BRUSSELS (Reuters) - Tate & Lyle Sugars is taking legal action against the European Commission, claiming damages for what it called the mismanagement of the European Union’s sugar market, in the third such case since 2011.
Sugar remains one of the most heavily regulated commodities in the European Union, with domestic sugar beet growers benefiting from national production quotas and fixed prices that are overseen by the EU’s executive.
But European refiners say high global sugar prices in recent years have made it hard to secure affordable imports of raw cane, and blame EU import restrictions and customs duties for exacerbating the problem and forcing refineries in Britain and Portugal to reduce production.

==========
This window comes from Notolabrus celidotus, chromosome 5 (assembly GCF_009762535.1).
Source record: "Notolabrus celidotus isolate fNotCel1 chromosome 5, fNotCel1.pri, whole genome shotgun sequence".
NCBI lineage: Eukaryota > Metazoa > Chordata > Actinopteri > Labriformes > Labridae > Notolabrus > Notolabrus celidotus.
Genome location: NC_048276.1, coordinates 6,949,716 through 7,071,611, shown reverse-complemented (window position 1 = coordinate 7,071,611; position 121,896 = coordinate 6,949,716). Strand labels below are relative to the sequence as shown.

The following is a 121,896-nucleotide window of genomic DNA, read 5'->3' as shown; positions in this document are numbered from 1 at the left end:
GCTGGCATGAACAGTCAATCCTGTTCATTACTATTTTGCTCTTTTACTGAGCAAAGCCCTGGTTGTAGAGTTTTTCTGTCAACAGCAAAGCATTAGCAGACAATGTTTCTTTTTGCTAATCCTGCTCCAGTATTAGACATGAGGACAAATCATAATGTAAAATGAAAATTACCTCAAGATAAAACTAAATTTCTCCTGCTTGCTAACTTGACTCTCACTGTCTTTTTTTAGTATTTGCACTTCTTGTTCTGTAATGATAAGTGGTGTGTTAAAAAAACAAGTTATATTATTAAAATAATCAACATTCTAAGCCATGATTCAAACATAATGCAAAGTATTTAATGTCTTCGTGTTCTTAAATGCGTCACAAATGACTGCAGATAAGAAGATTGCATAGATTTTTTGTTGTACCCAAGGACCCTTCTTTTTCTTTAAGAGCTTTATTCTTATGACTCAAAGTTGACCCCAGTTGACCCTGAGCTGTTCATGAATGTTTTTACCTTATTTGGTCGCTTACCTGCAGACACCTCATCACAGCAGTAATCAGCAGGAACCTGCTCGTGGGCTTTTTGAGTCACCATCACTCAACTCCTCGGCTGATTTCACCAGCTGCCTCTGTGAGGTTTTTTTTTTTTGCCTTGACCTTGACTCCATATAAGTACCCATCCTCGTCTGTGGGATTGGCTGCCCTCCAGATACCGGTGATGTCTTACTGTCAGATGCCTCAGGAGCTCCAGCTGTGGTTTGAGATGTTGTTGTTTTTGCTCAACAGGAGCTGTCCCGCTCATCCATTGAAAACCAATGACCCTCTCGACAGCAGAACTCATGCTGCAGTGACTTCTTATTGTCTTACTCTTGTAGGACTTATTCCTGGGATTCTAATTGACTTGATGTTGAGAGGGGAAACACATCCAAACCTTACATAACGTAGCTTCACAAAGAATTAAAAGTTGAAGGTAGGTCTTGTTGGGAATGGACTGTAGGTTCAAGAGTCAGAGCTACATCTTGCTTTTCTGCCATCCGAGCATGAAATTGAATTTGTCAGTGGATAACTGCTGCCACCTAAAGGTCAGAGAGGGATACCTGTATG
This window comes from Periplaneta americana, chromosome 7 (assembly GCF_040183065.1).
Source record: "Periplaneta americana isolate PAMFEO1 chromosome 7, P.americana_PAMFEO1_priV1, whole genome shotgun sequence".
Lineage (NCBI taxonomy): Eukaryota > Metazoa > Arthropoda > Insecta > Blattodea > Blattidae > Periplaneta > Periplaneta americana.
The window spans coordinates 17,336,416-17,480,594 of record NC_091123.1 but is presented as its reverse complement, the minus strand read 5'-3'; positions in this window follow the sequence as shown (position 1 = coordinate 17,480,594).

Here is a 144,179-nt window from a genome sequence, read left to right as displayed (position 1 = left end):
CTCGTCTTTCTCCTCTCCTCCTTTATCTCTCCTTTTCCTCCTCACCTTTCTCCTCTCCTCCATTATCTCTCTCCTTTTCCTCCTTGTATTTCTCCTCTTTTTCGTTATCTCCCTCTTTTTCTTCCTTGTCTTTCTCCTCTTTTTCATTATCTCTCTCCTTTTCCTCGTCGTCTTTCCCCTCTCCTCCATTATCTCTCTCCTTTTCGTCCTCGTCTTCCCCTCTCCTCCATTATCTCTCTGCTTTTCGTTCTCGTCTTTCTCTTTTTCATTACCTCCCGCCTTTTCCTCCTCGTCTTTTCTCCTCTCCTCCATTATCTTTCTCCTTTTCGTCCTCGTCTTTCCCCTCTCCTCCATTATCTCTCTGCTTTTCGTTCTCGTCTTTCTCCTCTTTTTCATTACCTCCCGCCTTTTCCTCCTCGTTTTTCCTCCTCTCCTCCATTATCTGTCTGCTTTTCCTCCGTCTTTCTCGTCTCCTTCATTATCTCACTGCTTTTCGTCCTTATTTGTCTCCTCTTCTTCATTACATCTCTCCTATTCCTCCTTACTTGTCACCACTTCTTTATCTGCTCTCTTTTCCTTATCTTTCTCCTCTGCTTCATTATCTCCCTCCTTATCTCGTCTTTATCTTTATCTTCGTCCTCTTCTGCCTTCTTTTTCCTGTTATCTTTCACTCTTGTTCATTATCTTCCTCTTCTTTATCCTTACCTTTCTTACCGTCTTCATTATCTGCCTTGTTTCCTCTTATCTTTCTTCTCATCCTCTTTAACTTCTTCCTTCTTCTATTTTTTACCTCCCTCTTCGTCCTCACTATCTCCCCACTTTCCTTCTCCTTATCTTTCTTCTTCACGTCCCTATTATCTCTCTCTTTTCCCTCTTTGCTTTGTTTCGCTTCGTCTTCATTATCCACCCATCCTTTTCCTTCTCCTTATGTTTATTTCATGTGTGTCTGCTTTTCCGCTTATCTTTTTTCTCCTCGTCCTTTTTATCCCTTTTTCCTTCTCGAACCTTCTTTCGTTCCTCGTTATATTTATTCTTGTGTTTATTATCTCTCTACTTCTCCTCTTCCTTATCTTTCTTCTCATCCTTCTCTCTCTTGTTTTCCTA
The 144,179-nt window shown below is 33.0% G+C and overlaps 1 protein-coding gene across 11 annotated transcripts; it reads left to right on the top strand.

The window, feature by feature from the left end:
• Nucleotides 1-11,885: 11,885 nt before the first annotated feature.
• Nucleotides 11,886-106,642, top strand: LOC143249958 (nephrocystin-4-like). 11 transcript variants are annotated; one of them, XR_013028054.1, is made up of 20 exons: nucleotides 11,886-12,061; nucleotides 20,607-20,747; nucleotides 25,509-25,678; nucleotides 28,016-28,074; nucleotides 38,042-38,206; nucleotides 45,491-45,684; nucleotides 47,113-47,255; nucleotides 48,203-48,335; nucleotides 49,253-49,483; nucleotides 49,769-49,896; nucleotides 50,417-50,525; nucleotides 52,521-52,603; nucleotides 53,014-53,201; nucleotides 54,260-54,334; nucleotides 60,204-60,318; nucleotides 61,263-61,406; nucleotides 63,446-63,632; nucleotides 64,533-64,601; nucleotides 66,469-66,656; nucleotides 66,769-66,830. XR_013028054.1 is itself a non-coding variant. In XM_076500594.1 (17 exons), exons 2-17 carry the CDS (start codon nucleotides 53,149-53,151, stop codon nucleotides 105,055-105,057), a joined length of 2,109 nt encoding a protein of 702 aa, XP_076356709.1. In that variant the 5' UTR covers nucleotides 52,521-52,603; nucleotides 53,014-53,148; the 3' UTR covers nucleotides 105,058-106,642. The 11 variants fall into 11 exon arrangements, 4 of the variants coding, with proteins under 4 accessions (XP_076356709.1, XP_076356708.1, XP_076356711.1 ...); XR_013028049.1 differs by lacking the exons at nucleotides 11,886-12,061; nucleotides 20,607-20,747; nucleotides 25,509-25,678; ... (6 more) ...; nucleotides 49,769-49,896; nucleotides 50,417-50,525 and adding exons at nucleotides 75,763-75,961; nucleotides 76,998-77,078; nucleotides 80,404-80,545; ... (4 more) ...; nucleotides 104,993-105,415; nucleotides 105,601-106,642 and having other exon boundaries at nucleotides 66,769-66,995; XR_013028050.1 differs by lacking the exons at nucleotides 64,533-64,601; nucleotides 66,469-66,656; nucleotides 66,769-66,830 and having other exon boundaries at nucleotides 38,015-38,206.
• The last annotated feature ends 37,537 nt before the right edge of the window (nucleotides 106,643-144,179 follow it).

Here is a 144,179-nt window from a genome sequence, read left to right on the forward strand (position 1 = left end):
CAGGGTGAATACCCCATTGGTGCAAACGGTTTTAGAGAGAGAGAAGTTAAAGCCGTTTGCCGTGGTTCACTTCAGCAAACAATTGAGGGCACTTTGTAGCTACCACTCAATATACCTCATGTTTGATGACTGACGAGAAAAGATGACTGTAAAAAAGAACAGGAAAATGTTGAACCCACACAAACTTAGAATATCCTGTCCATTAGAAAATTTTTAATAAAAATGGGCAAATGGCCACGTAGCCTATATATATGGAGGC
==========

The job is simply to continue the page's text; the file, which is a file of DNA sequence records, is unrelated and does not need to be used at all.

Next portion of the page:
“It is beyond belief that the Commission still claims that its management of the EU sugar market has been a success for consumers and competition, because the facts do not bear this out,” said Ian Bacon, President of Tate & Lyle Sugars.
“Consumers are paying the price of misguided and stubborn policies, and these policies are putting the entire cane refining sector at risk,” he said.
Tate & Lyle Sugars, which is owned by U.S. firm American Sugar Refining, is claiming 75 million euros in damages.
Reporting By John O'Donnell; Editing by Hugh Lawson